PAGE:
I want to see it all.
Her bands of red, gold and black, flowing down the hills like blood washing from the sea after a battle. This battle took place over millions of years, revealing the magic of vibrant hues little by little as the wind, water and air chipped away at the history of geological Oregon, entombed by a thick layer of lava 30 million years ago. Yet she fought to tell her story, as if sticking her neck out into the wind to allow the erosion to reveal the mysteries still covered up elsewhere in the state.
I want to see it all.
The battle the hills went through is similar to the battle taking place in my soul — I hungrily want to see it all, but that goes against my very spirit to drink in each moment. I want to allow all the essence of Oregon’s Painted Hills to seep into my pores. So much that I’m consumed with an overwhelming feeling of anxiety around where to look first and the best way to discover all the secrets hidden in the ancient folding landscape.
My recent visit to the John Day Fossil Beds National Monument — the Painted Hills Unit, was a “bucket list” item for me for many years. When I found myself in the Redmond/Bend area with my friend Mike I knew we had to make the ninety-minute drive East, over the Ochoco Mountains, to this natural wonder. The plan was easy enough, and all the details panned out for a day of delicious discovery under a bright, but not too hot, April sun.
But as the rental car hugged the gravel road leading to the entrance, a trance seemed to come over me. A panic of sorts. What if I didn’t get to see everything? Would I get the best photos? Would other people be crowding the trails? Although I work hard to be open to the outcome when traveling, times like these do creep up — I want to see it all. The pangs of FOMO (fear of missing out) are real and come in disguise at times.
My excitement was welling up as we pulled into the information center, which also provided a very much needed bio break after a long beautiful journey in the car. The main attractions were still not visible, so I was drenched with anticipation and grabbed a map to investigate the options — that I’d already researched online.
The Painted Hills unit has five trails that are mostly short and flat ¼ mile jaunts — all connected by a three-mile dusty gravel road. We decided to move past the main overlook, which is where most of the famous photos are shot — usually at sunrise or sunset.
Trail by mini-trail, we did see it all. Red Scar Knoll, Leaf Hill and Painted Cove, before climbing up to the top of Carroll Rim. A sweeping view of the valley opened up with only the whispers of the arid wind blowing the fresh sage plants.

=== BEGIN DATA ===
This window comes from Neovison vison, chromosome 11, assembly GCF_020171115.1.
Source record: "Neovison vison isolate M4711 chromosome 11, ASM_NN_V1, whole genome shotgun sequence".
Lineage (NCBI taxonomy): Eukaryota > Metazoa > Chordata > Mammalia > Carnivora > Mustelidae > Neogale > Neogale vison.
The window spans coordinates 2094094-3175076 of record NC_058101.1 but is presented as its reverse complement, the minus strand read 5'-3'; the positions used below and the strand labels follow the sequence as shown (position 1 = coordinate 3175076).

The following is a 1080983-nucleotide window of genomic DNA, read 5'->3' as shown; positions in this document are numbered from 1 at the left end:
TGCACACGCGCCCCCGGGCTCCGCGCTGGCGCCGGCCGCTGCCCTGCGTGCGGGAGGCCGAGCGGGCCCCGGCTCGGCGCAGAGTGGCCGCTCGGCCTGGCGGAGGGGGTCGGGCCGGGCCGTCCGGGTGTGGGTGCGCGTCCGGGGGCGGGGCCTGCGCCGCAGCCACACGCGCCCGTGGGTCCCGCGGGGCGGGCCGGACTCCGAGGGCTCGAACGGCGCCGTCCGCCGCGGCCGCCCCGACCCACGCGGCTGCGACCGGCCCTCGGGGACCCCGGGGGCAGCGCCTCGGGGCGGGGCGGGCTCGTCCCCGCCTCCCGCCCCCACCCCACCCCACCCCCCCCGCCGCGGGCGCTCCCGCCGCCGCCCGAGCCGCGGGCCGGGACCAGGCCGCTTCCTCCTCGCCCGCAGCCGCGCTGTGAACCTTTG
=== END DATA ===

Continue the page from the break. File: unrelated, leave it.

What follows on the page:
Since I was keen to take in the view at sunset, and food is always welcome, we made our way to the nearby town of Mitchell for dinner before returning to the star performance — a stunning mosaic of colors amongst blue sky in what felt like the heavens above. Again, the pressure to see it all crept into my mind and we parked the car at the start of the Overlook Trail.
It wasn’t until I made it up the half-mile trek that a calm started to surround me. I snapped my photos and took a moment to sit still and really absorb the inspiring scene.
The Painted Hills offer a glimpse into millions of years of various ecosystems, ranging from tropical rain forest to savanna (the gold), covered by piping-hot cinder cone ash (the red), and then topped with copious amounts of lava (the black and canyon ridges high above).
The honey-yellow of the sun almost ready for bed brought alive millions more years of polishing down the landmass to formations more likely to appear in an impressionist painting than in the authentic world emerging in front of me.
As the shadows of dusk took hold, I noticed the silhouette of two visitors walking along the rim of another canyon against the orange glow and I felt foolish for letting this internal battle get to me — worrying that somehow this iconic site would escape me and I’d miss something. In this moment of true inspiration, with the ancient world opening up in front of me, the panic to see it all proved very real and distracting. This experience was a reminder that, while wanderlust has a firm hold of me, some mysteries are better allowed to take their time to peel back in order to reveal unexpected delights.
In this time of pent-up demand for travel, whether that be locally across the state to a remote part of Oregon, or farther across the planet, it’s helpful to realize that every travel experience offers just the right nuggets of gold (and red and black, like the Hills).
Yes, I want to see it all and yes, I can be more patient and allow the mysteries to unravel and open up.